From the above, we can see the wisdom of the South African Constitution’s inclusion in the equality clause of ‘sexual orientation’ as a seperate ground of presumed unfair discrimination. The Constitutional Court’s jurisprudence on sexual orientation discrimination has been rightly celebrated, revered and famously culminated in South Africa becoming the only country in Africa to legalize same-sex marriage. Yet, there remain many an empirical, social context in South Africa where discrimination on the ground of sexual orientation is simply denied, accepted and thus allowed to continue unabated. It is as if, in these contexts, sexual orientation discrimination is regarded as something lesser, something that is not as ‘bad’ as gender discrimination or race discrimination, something that is actually acceptable or okay.
Employment is one such context. Valdes’s work, as well as that of many a constitutional equality theorist here and elsewhere, shows that sexual orientation discrimination is never simply discrimination on the grounds of a sexual orientation. In a pervasively patriarchal society such as ours, it is always also discrimination on the grounds of sex and gender. Where an employee performs gender atypicality, the patriarchal gaze fixes her as lesbian or queer. But it goes further than this in that it fixes her as automatically inferior, automatically less capable of getting the job done. She is passed over for promotion, a salary increase, contact with clients – in short, treated as if she is professionally inferior to her gender-conforming colleagues. Where the employee’s actual sexual orientation is non-heterosexual and this is known in the workplace, direct heteropatriarchal discrimination takes place but it is most often vehemently denied.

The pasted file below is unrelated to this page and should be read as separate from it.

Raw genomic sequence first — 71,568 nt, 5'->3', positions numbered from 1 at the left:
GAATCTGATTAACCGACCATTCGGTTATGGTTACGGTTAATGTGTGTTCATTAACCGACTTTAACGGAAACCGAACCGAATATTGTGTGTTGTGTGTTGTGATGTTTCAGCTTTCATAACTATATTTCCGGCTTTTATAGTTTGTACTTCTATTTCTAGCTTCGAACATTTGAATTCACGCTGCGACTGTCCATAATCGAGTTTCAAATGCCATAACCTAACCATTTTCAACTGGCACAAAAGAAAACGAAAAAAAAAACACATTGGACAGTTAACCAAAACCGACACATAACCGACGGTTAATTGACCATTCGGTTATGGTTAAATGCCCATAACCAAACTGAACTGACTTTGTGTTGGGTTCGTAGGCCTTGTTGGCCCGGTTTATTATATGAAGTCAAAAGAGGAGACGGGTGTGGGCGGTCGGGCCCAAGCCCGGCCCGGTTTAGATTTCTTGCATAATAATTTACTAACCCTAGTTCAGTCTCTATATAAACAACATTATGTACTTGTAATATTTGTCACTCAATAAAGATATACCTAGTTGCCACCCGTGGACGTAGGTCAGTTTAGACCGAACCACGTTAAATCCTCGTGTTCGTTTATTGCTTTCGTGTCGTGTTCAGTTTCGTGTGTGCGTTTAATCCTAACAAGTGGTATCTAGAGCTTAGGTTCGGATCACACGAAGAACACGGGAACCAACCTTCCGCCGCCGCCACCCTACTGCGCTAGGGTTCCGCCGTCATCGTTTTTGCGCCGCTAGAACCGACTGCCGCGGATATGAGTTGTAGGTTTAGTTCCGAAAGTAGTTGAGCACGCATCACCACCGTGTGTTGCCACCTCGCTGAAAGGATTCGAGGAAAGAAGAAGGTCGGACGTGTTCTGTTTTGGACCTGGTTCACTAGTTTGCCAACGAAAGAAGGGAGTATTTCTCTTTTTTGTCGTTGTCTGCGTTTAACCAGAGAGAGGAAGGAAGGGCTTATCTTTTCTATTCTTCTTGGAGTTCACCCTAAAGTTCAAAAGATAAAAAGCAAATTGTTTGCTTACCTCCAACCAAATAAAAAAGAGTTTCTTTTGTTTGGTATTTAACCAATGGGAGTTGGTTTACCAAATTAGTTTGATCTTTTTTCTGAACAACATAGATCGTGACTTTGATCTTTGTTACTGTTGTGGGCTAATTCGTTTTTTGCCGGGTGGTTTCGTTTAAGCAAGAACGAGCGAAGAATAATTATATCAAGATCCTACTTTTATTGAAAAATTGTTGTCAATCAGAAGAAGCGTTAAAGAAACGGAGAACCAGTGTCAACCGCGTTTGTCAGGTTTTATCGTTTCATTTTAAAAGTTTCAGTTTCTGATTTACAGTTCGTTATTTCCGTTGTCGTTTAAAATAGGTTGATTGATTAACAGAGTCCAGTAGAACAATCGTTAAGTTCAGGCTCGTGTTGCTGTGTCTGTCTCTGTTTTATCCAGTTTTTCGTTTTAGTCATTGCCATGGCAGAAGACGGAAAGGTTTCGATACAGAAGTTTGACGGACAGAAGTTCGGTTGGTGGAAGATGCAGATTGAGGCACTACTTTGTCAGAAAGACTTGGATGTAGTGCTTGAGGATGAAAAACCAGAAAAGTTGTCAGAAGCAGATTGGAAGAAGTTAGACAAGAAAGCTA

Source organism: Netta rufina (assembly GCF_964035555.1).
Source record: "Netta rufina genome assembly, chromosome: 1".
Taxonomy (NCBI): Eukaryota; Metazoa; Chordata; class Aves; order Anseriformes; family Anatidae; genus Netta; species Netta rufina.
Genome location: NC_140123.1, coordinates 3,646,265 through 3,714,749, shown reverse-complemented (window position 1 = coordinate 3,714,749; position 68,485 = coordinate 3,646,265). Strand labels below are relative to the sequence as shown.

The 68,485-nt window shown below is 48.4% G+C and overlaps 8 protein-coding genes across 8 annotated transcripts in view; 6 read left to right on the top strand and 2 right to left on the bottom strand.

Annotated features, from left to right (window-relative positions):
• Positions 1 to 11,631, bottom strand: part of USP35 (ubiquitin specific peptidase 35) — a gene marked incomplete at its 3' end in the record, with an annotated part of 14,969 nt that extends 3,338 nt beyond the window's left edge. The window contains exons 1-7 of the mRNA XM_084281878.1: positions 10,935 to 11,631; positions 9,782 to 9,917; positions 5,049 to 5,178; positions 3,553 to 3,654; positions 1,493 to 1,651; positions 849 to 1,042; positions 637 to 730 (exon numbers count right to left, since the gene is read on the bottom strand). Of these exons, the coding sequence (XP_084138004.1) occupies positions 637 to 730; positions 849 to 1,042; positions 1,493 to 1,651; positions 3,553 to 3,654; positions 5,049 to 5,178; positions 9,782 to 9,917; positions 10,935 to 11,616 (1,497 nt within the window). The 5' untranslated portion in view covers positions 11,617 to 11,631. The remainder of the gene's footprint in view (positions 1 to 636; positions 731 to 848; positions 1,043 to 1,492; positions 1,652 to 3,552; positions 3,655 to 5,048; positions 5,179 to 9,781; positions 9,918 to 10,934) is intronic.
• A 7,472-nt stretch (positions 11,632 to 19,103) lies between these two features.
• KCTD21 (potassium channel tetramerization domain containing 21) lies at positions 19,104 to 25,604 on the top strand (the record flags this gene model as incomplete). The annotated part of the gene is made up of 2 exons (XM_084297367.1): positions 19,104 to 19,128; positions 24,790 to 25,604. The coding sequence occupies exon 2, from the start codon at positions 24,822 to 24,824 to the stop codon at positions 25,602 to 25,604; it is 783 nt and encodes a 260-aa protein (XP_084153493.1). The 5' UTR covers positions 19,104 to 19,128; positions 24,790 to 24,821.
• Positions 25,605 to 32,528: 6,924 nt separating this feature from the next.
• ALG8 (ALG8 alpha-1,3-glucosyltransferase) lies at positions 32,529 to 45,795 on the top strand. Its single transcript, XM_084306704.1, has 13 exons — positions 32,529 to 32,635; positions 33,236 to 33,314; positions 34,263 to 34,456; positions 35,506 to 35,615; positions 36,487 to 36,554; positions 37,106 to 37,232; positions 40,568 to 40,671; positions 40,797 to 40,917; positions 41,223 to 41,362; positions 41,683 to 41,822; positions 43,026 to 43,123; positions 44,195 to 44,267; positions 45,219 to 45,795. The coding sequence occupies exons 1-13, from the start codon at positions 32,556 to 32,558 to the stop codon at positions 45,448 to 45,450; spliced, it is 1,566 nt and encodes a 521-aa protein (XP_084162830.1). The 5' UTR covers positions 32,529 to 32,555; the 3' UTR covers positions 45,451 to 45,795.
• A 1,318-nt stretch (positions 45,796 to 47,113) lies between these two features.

What is a gay / lesbian / trans employee to do under such circumstances? The truth is that – if anecdotal evidence is taken as symptomatic – most enter the closet at the moment that they set foot in the work place. And they do so because they know that the heteropatriarchal hypermasculinity at the order of the day in the corporate and professional working world is relentless and unforgiving – if they perform and embody their queerness at work the patriarchy will eventually find a lawful way to discipline them back into the strictures of heteronormativity (‘your dress is not acceptable in the profession’, ‘this is not a job for a sissie’, ‘the client won’t appreciate your manner’). This is one of the reasons why feminists and other advocates of equality need to recognize that sexual orientation discrimination should be as concerning to them as any of the other grounds of unfair discrimination. If the concern with and emphasis on ‘intersectionality’ (which is now so much a part of our public discourse in South Africa) is really serious, it will recognize that sex, gender and sexual orientation are as intertwined as other recognised grounds of discrimination such as ‘race’, ‘ethnic or social origin’, ‘colour’, ‘religion’, ‘belief’ and ‘culture’. Intertwinement, however, does not mean that we are ever justified in conflating these grounds. As Valdes shows over and over again: conflation works only to perpetuate dominant configurations of power in our society.